In the OSI, the effects of the chemical impurities in neon are briefly presented, presently not subject to correction according to [31] but only considered as an uncertainty component, to compare the importance of their effect with the isotopic effect.
Data for neon used in this study and isotopic correction for CCTK2.x.
2 Isotopic effects on ITS90 for the neon triple point temperature (24.5561 K)
During a worldwide study lasted about 10 years, 26 different bottles of highpurity neon of commercial origin obtained from distillation of air, plus three certified reference mixtures, were studied, including isotopic composition and chemical impurities assays; thermal studies were performed on 34 samples drawn from them [13]. These studies and the subsequent ones on pure ^{20}Ne and ^{22}Ne samples [13] led to the equation, now included in [31], relating T_{90,ref} (ITS90 defined value) to the value T_{90} for the isotopic composition of the sample used, and allow to compute, from the measured resistanceratio value, the corresponding value at T_{90,ref} [35].
In Table 2 the data are reported for the outcomes of several comparisons concerning neon, and in Table 3 the results for the CCTK2.x of having taken into account the isotopic effect, based on the assay values selected after the critical evaluation of the assays, and their associated uncertainties [13,15].^{1} In Table 5 the results of the isotopic corrections for the Star Intercomparison are reported [12]. For important specific conditions concerning the way the data of each laboratory were obtained, see the OSI associated with this paper.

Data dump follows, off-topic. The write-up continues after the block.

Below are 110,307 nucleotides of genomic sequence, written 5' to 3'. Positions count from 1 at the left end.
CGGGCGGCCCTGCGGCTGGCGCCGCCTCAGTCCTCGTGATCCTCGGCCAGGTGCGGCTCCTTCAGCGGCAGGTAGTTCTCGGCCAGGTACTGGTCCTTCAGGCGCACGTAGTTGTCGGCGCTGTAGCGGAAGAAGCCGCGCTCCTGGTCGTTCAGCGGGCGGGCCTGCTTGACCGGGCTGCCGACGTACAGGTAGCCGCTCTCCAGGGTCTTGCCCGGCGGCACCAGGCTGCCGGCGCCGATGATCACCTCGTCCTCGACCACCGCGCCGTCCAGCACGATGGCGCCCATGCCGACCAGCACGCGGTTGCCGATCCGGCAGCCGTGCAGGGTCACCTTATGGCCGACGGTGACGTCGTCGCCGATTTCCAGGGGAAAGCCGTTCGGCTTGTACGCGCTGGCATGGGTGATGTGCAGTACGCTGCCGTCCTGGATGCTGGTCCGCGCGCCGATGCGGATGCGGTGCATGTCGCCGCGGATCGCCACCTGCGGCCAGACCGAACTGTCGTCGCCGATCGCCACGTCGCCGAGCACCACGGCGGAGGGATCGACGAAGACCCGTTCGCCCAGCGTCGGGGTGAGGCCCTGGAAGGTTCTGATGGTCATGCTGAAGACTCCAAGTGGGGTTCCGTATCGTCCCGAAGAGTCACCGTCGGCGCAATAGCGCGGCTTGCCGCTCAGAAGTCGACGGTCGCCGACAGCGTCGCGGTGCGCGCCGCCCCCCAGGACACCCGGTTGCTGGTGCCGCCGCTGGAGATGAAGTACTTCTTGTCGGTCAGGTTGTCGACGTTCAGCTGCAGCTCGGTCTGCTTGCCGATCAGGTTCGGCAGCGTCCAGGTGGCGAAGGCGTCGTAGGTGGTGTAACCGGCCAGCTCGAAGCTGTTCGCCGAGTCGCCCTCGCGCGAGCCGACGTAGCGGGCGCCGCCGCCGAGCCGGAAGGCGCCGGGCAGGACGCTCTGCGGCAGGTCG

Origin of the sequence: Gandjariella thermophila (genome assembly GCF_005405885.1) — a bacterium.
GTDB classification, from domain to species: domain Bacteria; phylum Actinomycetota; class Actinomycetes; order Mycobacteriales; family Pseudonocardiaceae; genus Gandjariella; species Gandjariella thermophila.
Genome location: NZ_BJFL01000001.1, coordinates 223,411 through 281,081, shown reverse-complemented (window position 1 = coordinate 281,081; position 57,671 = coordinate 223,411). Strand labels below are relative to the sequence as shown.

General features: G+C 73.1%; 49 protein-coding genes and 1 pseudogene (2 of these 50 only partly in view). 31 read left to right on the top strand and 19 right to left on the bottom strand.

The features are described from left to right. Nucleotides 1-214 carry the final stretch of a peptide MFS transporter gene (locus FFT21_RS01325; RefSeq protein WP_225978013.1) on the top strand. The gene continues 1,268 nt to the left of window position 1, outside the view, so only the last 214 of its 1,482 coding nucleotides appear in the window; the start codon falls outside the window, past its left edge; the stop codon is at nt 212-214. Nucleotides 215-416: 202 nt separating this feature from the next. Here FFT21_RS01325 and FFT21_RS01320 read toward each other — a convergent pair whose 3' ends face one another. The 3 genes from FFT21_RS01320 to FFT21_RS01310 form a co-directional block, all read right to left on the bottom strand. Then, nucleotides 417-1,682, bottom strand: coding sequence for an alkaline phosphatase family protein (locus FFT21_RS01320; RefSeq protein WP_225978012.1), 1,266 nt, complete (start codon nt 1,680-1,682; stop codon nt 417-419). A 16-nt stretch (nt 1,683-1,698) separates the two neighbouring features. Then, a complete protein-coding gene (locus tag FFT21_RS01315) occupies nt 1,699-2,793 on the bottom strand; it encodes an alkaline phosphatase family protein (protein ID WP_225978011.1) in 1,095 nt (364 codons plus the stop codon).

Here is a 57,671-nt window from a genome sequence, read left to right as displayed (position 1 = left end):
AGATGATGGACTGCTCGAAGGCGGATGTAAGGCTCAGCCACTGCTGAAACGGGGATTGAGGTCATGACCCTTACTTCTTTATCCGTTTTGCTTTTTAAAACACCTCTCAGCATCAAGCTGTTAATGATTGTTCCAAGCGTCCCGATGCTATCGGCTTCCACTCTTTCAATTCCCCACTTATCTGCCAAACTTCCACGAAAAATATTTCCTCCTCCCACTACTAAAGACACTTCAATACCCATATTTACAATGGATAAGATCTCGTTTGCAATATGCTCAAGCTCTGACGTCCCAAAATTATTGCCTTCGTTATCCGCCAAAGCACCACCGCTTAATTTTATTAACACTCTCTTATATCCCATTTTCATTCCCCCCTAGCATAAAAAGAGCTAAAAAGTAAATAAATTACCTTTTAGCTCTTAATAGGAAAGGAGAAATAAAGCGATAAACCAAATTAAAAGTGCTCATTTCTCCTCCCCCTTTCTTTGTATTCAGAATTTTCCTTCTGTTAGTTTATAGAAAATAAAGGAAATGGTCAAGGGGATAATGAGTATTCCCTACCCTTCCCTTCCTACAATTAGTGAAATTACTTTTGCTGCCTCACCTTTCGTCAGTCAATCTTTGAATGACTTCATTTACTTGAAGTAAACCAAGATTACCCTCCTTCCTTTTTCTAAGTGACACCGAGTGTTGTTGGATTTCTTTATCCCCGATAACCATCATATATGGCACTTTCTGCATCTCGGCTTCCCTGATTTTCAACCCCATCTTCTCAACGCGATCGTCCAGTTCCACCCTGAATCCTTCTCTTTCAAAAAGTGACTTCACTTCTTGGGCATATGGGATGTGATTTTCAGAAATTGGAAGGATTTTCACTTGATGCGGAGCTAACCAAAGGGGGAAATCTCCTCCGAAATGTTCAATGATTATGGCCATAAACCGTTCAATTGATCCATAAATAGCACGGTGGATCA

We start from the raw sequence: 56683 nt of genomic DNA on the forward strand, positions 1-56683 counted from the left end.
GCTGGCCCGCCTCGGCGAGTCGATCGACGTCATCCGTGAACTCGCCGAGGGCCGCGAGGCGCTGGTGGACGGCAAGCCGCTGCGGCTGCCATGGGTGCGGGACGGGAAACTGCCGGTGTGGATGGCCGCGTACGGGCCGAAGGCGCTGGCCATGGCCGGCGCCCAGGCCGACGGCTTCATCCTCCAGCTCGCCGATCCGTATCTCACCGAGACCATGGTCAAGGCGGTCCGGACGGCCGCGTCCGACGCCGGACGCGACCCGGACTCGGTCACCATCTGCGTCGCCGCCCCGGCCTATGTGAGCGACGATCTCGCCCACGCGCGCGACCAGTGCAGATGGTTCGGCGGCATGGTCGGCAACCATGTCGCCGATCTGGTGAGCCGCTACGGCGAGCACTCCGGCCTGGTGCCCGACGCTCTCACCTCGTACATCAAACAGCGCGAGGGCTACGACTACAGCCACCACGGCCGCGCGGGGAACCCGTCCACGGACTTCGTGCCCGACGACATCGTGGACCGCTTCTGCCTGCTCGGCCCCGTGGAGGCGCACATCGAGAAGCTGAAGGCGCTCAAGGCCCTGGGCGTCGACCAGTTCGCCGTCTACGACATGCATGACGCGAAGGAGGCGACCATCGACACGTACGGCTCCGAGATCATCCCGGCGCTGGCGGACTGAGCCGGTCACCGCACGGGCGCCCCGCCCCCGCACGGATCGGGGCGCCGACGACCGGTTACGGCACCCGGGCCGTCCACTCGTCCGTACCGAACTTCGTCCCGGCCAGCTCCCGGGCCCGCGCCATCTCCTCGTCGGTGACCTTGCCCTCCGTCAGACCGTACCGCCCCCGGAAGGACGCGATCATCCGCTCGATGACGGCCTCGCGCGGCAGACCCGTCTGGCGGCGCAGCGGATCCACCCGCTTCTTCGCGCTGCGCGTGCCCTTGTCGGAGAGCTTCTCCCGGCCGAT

Data used in this study from comparisons involving the Neon triple point, T_{90tp} = 25.5661 K. Basic data.
2.1 Taking the effect of the isotopic composition into account
We recall here that, according to the MRA, the key comparison reference value (KCRV) of the comparison CCTK2 is common to all the subsequent integrations of its results with the results of the subsequent supplementary comparisons. It is not affected by uncertainty, as indicated in [19].
In order to take the effect of the isotopic composition on T_{tp,Ne} into account, it is useful to summarise the exact meaning of the CCTK2 results (not including the CCTK2.x), and the procedure for applying the isotopic correction to them

(a)
Each participant used a sample of neon whose effect of the isotopic composition, at that time, was taken into account in the uncertainty budget only. This contribution to uncertainty is reported in Table 4, whose mean value amounts to 305 μK out of 361 μK of the total mean laboratory budget (85%) and out of 517 μK of the total comparison mean budget (59%) − so being the dominant contribution.

(b)